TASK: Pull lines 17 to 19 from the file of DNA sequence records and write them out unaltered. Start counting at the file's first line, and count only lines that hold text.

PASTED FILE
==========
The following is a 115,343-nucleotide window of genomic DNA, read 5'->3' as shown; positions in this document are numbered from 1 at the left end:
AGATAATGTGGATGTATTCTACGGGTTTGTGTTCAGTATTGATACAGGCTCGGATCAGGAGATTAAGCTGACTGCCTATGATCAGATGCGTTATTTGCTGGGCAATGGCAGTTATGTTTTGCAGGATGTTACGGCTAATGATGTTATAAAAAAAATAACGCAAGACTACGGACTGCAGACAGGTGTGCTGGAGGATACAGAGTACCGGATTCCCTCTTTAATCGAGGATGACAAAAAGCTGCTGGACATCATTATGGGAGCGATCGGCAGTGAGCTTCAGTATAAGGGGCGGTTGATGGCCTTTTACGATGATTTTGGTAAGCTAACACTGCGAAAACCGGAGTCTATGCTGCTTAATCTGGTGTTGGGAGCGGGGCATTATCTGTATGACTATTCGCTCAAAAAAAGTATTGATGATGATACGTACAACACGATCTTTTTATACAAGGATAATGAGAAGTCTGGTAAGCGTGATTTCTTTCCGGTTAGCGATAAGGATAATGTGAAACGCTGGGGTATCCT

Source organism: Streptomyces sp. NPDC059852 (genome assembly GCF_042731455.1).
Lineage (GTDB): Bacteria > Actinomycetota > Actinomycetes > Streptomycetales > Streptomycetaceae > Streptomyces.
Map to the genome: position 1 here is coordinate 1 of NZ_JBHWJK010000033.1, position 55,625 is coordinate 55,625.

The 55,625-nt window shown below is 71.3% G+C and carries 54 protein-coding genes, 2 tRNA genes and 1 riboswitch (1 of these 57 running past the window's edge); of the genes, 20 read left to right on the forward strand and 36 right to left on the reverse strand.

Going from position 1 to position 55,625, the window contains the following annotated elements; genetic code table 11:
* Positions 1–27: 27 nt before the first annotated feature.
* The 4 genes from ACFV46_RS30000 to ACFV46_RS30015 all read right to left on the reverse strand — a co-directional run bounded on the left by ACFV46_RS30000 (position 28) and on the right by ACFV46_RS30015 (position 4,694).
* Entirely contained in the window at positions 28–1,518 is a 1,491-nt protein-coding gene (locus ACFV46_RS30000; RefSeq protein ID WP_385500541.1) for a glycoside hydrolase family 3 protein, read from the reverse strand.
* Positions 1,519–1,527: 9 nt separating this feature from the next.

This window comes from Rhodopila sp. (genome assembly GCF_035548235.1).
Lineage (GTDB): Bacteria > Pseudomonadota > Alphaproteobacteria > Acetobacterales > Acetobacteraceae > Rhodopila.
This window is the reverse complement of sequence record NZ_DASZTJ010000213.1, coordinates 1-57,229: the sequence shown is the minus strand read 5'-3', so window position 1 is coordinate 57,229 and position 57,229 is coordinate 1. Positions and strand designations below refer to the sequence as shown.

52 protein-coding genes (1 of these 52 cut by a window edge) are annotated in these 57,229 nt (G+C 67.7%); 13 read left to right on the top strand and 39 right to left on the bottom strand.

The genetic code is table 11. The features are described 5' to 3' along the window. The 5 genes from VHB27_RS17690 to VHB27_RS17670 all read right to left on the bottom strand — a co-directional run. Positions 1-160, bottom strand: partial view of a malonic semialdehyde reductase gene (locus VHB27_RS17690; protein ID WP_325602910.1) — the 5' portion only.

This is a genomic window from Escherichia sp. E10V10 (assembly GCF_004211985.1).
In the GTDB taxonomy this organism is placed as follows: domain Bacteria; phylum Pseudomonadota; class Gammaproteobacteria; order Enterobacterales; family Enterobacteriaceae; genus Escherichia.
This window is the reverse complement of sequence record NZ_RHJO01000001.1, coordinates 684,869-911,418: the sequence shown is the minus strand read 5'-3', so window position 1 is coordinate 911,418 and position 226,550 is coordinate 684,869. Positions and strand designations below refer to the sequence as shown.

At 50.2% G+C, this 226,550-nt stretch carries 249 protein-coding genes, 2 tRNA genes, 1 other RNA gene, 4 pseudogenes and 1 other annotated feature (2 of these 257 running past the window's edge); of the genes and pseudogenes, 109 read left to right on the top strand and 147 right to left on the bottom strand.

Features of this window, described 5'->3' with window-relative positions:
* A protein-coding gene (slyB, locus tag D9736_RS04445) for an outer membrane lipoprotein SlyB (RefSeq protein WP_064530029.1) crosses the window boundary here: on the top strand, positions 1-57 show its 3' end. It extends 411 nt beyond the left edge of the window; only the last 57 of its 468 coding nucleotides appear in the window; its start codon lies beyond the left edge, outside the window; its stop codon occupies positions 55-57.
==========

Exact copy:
This is a genomic window from Escherichia sp. E10V10 (assembly GCF_004211985.1).
In the GTDB taxonomy this organism is placed as follows: domain Bacteria; phylum Pseudomonadota; class Gammaproteobacteria; order Enterobacterales; family Enterobacteriaceae; genus Escherichia.
This window is the reverse complement of sequence record NZ_RHJO01000001.1, coordinates 684,869-911,418: the sequence shown is the minus strand read 5'-3', so window position 1 is coordinate 911,418 and position 226,550 is coordinate 684,869. Positions and strand designations below refer to the sequence as shown.